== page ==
The Blizzard of 2015, which in January inaugurated a series of winter storms across the northeastern US that continue to this day, is estimated by various experts to have cost the economy between $500 million and $1 billion . The loss to airline travelers alone may have been as high as $250 million. The calculation of losses gets even more complicated when you consider that many expenses are not eliminated, but deferred. What’s it worth to businesses, cities, and states to reduce the duration of shutdowns caused by storms, even if by a little bit?
Last year, the American Highway Users Alliance commissioned a study by IHS on the total loss for a state shut down due to a severe storm . The study attempts to quantify the economic impact in dollars for a one day shutdown of a selected set of sixteen states and two Canadian provinces that are vulnerable to severe storms like the 2015 blizzard. Please note that the data needs to be viewed with some restraint: as Doug Handler, Chief Economist at IHS says, the calculation of losses is “more an art than a science” .
The study calculated the direct economic losses for lost wages of hourly workers, loss for retail trade that is not recovered, the added cost of skeleton essential services, lost tax revenue and the reduction of losses with regained income. Indirect impact was also calculated for the ripple effect through the economy. Other costs such as health, insurance, and repairs, which could be quite large, were not included. Overall, the study took a conservative approach to calculate losses. The data for the sixteen states is shown in the figure below:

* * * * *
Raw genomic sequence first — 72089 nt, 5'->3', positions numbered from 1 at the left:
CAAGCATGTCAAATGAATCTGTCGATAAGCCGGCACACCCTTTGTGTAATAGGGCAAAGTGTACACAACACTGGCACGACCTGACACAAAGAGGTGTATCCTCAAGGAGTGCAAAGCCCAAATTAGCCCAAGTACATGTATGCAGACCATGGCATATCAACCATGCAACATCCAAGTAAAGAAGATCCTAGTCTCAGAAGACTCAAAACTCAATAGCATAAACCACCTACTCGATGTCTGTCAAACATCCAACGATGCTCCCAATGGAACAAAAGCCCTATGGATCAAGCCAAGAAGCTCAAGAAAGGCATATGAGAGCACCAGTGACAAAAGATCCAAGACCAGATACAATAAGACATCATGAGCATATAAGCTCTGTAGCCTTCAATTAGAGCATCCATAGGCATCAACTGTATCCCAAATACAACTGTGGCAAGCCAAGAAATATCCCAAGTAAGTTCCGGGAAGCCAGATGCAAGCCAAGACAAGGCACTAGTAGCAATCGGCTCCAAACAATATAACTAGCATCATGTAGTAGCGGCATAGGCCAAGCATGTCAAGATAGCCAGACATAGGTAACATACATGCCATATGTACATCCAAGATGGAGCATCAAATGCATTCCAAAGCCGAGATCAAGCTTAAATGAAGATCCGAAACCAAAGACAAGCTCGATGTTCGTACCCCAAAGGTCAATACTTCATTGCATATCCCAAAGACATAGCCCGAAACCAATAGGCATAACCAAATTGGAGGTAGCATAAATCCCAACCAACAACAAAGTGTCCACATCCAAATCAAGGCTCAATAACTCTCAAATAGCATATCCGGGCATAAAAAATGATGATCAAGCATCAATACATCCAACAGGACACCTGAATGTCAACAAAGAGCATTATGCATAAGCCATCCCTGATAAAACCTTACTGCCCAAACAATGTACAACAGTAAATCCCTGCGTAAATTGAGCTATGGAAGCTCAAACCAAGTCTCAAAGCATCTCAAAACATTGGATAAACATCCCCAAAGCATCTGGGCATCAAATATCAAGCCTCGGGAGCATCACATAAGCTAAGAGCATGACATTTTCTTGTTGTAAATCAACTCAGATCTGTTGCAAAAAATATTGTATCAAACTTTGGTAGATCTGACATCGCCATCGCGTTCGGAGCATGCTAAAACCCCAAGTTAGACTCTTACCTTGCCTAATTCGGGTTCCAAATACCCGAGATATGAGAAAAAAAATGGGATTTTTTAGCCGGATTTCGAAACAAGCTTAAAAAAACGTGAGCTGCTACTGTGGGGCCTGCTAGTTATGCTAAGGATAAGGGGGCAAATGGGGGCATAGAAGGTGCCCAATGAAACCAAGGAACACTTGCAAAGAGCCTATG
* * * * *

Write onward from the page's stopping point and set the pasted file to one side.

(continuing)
With similar demographics as the basis, the losses for a state are directly proportional to the population. The best fit linear regression shows us that the loss per resident for these states is around $35. (The regression value is $34.582 but the error in estimation of the base data has not been calculated and it is perhaps prudent to consider the loss in a range from $30 to $40.)
As an example, the cities of Bridgeport, CT and New Haven, CT have populations of 147,216 and 130,660, respectively. At $35 per resident per day, the loss of a full day shutdown for Bridgeport is $5,152,560; for New Haven it is $4,573,100. This is over $3,000 lost per minute for each city.
Compared to the cost of a lost day for a City or State, the cost of systems such as VEOCI can be recovered if the clean up time is reduced by just a few minutes. Our experience with both New Haven and Bridgeport suggests that the time saved is in hours. As Rick Fontana, the EOC Director for the City of New Haven told us, “We will have paid for Veoci for years with just what we saved during Sandy.”
- “The Economic Cost of Disruption from a Snowstorm”, Study prepared for the American Highway Users Alliance by IHS Global Insight. February 24, 2014. http://www.highways.org/2014/02/economic-impact-of-snowstorms/
- “The Cost of Winter Storms: Should we believe economist” http://fortune.com/2015/02/12/the-cost-of-winter-storms-should-we-believe-economists
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